The Natt & Herrick method is probably a more precise method since it is direct, is generally necessary for snakes and turtles since they have low numbers of heterophils, and with practice, can be used to obtain leukocyte, thrombocyte and erythrocyte counts if desired. A 1:100 or 1:200 dilution is made with either a standard red blood cell-diluting pipette or by adding 20 l to 4 ml of Natt-Herrick* solution (ENG Scientific, Inc. marketed by Fisher Scientific) or use commercially prepared premeasured vials (Exotic Animal Solutions, LLC) and follow the package insert instructions. The hemacytometer is loaded and counted and the cell count is calculated taking in to account the number of squares counted and the dilution. Leukocytes stain more intensely than the intact erythrocytes with the erythrocyte nuclei being the only portion to take up stain. Leukocytes and thrombocytes may be difficult to distinguish. Referring to the blood film prior to counting may be helpful.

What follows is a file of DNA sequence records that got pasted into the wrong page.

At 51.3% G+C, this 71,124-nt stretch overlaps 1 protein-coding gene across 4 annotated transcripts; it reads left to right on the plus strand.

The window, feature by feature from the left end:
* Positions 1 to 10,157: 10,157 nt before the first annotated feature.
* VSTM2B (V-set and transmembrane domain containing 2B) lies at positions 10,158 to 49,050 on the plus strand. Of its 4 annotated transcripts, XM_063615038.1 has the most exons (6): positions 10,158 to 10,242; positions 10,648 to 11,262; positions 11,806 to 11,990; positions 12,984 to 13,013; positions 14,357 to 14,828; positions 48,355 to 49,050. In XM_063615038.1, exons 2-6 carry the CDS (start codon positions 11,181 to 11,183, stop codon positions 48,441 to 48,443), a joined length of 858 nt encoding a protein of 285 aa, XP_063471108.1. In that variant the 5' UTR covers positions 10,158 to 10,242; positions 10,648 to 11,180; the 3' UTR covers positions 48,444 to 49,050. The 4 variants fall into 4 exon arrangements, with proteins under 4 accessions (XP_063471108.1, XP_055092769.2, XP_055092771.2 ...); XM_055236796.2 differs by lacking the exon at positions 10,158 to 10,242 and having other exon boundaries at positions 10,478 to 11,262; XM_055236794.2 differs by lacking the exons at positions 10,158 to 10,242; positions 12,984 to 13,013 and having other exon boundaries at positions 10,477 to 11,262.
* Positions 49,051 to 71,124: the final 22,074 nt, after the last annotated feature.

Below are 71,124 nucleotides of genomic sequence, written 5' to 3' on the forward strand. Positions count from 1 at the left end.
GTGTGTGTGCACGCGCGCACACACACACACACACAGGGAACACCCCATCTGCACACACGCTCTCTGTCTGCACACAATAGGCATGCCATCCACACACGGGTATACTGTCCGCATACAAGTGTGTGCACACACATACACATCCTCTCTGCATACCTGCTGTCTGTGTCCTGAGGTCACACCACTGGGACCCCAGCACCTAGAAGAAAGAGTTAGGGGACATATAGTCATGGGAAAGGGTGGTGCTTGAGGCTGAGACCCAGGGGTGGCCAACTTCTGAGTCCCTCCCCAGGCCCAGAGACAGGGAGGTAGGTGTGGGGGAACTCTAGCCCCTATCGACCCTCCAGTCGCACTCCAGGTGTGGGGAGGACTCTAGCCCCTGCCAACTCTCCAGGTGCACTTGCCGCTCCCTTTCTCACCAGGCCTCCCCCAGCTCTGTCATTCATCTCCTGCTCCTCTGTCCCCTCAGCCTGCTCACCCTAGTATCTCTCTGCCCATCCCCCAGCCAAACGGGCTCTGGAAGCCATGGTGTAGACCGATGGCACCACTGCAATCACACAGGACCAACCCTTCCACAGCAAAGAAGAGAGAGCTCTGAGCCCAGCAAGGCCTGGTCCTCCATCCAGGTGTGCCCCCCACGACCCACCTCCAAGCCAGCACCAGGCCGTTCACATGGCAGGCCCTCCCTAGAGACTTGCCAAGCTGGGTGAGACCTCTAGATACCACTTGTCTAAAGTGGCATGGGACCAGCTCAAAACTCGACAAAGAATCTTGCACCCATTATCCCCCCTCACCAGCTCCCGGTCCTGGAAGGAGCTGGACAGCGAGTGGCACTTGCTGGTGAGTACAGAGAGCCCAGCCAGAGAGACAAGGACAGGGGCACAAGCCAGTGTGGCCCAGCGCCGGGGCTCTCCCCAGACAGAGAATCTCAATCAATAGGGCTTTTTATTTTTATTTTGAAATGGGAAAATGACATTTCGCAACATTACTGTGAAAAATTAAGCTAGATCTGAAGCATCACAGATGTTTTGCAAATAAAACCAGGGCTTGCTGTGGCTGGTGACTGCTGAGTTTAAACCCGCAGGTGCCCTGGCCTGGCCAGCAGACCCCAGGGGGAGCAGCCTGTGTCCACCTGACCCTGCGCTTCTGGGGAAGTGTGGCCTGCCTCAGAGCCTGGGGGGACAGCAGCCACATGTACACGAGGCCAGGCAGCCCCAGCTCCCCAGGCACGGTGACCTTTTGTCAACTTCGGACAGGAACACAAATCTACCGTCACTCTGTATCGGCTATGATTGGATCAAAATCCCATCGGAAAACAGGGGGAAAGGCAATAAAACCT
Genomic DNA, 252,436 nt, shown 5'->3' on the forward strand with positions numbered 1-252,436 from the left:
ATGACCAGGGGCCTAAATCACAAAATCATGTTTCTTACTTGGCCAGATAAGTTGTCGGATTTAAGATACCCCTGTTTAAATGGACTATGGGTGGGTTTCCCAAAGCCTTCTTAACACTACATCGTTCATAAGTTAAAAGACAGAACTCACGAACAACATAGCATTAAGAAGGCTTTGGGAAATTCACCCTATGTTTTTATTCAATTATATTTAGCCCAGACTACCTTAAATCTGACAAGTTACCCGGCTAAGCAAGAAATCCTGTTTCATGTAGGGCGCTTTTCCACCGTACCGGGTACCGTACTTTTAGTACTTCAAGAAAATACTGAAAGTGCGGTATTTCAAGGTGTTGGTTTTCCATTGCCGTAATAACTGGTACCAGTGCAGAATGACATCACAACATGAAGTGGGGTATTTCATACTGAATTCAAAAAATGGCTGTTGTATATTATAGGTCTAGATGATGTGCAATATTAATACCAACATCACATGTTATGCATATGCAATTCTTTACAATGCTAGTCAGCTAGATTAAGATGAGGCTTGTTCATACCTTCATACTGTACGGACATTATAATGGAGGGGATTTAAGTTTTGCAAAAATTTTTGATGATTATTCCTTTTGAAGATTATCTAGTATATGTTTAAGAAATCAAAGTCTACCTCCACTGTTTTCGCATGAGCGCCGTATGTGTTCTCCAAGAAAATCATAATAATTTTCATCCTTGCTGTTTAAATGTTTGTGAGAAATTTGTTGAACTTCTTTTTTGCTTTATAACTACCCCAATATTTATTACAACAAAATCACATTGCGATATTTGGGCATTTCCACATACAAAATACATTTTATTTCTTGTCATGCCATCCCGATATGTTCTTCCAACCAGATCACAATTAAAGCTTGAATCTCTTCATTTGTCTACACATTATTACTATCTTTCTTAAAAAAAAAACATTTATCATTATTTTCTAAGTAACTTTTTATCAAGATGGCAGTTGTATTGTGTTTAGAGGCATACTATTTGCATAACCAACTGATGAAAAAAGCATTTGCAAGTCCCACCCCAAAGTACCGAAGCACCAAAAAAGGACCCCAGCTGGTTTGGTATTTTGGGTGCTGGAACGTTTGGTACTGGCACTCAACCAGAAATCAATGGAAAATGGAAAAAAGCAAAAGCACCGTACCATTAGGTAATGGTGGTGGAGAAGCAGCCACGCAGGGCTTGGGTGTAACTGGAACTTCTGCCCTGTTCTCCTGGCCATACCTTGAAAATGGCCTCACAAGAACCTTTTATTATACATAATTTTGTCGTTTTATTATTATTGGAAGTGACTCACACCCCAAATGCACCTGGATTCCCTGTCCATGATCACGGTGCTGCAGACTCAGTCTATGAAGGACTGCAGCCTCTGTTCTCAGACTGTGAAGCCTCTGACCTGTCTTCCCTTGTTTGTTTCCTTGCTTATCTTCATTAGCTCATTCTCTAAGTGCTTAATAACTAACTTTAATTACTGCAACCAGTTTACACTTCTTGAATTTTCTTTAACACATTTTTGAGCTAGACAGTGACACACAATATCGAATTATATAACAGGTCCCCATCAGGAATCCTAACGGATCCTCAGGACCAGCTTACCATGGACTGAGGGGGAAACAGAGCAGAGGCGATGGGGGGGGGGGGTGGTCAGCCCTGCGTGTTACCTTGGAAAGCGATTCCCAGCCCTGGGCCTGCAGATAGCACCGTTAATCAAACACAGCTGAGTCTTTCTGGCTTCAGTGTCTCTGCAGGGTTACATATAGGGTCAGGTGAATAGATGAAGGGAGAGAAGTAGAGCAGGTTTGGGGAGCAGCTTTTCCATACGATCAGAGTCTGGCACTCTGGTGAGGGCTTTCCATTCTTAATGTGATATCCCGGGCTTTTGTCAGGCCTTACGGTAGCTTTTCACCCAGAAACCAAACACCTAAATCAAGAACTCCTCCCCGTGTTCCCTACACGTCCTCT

The phloxine stain can be made as follows:
Add 1 Gram Phloxine B and 500 ml propylene glycol to a 1000 ml flask and add dH20 to the final 1000ml volume. A few aliquots of 775ul stain can be prepared to which 25ul of sample is added. Protect stock and aliquots from light, dehydration and moisture.
Campbell TW Hematology of Common Nondomestic Animals in Thrall MA, ed. Veterinary Hematology and Clinical Chemistry, Lippincott, Williams & Williams, 2004:225-276. (New edition in press).
Stockman, C Personal Communication re Phloxine B Stain, Tufts University, Feb 2010.